Monday, August 18, 2008

Getting Back to Normal

A day without formal meetings meant I could catch up with what happened while I was away, including the arrangements for appointing a new chief executive for Stockton Borough Council. Although many people think of the Council as something quite small and local it also resembles in many ways a large business. The chief executive has to make sure that all the services, whether very visible like waste collection or invisible like housing benefit payments, run smoothly and give the best value for money to Council Tax payers. At the same time all the partnership working which is such a big feature of public service today has to be worked on and then there's relationships with other councils and the government in Westminster. So it's not an easy job at all and we need someone who can keep up the present standards and make sure that they give results for everyone in the Borough - a tall order! So the recruitment process has to be very carefully arranged.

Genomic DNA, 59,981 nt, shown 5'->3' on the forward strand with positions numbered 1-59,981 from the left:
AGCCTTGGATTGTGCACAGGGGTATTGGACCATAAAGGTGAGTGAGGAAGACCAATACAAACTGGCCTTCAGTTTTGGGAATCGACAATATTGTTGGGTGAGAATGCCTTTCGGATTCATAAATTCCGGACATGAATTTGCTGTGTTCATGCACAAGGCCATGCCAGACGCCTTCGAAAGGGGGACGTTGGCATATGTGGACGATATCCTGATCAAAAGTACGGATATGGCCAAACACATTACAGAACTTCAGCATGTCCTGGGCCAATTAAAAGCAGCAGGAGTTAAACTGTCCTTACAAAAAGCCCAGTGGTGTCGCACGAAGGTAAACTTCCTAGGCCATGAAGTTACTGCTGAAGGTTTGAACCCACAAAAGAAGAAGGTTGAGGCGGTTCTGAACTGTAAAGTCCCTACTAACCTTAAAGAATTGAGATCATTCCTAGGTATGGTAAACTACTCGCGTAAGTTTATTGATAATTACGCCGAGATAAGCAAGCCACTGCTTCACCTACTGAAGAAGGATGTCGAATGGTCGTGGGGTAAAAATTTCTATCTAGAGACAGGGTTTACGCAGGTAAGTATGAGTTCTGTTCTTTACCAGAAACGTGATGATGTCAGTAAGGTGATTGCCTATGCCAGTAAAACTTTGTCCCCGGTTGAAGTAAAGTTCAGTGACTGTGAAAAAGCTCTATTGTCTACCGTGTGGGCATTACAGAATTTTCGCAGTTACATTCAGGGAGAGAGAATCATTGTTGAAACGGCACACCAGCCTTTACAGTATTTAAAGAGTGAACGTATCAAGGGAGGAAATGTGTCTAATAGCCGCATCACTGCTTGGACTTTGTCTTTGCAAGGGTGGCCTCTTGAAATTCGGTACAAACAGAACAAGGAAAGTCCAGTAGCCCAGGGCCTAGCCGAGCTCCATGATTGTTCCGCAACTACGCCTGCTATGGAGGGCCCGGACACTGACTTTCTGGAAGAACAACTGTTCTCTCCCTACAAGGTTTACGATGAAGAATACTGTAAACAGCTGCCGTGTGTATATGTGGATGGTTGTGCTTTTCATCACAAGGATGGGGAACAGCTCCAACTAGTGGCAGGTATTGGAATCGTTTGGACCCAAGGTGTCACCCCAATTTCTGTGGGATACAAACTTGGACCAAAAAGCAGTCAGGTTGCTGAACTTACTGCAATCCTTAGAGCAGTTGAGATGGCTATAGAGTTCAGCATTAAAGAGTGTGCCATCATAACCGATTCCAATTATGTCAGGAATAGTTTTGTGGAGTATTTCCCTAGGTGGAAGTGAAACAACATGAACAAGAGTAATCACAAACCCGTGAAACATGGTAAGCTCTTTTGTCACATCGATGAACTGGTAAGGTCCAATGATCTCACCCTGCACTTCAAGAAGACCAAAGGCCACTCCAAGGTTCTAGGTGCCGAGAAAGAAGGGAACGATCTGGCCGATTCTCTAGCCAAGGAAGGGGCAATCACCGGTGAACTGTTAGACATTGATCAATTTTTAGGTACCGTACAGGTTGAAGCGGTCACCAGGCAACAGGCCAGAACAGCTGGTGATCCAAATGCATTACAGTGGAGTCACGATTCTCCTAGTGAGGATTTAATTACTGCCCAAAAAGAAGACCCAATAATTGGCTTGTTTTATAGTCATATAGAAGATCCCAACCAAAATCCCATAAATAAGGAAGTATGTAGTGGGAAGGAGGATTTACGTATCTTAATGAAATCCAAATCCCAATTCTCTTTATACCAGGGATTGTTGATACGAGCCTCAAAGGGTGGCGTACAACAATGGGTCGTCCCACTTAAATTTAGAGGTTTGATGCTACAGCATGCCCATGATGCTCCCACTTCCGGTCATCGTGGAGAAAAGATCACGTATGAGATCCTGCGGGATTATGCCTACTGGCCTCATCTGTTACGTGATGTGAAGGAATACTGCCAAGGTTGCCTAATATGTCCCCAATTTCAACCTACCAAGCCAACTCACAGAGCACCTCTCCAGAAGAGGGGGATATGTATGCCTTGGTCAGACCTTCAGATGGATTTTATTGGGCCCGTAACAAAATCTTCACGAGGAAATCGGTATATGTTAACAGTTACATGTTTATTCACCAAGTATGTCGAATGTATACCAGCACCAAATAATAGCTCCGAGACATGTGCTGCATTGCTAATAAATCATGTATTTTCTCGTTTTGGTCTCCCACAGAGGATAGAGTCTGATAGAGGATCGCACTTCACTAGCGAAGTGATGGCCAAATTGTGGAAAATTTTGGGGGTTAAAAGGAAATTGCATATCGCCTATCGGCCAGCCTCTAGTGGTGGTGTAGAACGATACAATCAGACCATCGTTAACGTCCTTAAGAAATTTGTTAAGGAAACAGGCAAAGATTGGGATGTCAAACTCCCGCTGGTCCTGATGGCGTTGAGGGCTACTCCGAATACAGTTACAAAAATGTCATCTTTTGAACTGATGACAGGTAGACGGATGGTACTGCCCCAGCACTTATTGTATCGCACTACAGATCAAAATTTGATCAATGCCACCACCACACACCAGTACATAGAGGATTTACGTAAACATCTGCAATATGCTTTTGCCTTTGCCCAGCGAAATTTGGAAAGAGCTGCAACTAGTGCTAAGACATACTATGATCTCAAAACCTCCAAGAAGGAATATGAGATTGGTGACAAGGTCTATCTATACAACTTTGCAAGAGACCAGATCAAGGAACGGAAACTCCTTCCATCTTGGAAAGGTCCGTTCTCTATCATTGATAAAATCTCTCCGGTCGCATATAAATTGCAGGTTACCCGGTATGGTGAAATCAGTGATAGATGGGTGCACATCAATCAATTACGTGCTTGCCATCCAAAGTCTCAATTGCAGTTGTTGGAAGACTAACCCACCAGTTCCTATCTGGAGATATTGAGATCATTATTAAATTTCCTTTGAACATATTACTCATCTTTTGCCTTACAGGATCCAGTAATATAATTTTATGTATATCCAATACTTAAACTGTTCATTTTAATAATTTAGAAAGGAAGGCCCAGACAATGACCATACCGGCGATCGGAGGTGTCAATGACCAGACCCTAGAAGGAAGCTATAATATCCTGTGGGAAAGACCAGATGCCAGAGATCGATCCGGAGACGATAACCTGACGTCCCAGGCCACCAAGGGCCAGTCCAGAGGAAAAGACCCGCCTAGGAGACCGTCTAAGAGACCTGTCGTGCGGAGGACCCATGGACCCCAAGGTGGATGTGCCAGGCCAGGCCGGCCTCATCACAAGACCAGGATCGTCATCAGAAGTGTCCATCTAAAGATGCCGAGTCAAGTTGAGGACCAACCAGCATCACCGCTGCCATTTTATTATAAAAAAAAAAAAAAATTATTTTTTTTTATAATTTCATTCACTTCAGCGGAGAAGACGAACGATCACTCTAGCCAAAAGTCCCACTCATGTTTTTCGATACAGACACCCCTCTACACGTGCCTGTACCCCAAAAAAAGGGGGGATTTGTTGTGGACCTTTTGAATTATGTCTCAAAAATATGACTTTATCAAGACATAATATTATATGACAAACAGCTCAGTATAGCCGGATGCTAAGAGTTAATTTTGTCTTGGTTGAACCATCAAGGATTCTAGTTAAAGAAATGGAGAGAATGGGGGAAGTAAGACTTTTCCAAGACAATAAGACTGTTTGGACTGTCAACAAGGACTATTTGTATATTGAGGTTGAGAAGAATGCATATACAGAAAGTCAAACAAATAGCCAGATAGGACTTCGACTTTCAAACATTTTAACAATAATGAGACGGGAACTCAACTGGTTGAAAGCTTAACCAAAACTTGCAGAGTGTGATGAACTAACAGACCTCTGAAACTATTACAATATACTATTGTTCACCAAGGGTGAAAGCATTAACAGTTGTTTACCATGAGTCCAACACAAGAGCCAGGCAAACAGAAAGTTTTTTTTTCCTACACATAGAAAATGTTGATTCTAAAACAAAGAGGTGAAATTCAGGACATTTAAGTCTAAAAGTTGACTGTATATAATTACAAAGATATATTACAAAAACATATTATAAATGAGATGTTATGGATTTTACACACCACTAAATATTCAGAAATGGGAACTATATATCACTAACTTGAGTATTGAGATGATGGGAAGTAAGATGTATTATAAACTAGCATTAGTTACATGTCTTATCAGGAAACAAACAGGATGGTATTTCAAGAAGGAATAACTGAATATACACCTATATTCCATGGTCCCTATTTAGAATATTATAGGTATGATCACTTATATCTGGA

I've been asked about my comment on the sugar cane industry in Jamaica so I thought I'd elaborate a bit. Sugar was a major product in Jamaica in colonial days and even until relatively recent years. Sugar cane was grown all over the lowland plains and the product was exported to the UK and other countries. Unfortunately for Jamaica and other Caribbean islands their customers began to produce more and more sugar from beet so the demand for cane declined. As a result sugar plantations gradually closed and the land was used for other things. On the Northern coast of Jamaica that has frequently meant hotels and housing which in turn has placed high demands on the water supplies to the towns and villages. As a result new water mains are being laid at a furious rate in order to bring more of the precious liquid from the hills to the plains. Sadly, much of it is used simply to make hotels and their surroundings more green and beautiful, though as these hotels provide good job opportunities with desirable steady wages the local people I spoke to seemed to be content with the situation. What was really humbling was their reaction when I expressed some regret that our use of sugar beet had reduced their agricultural job opportunities. "But it's good for your country and you've got to look after your people" was the common response. No acrimony, no envy - just acceptance that this is how trade works round the globe. It made me glad that Fairtrade sugar is cane sugar from Jamaica, amongst other places, and that we can buy that as well as beet sugar to support our own farmers.

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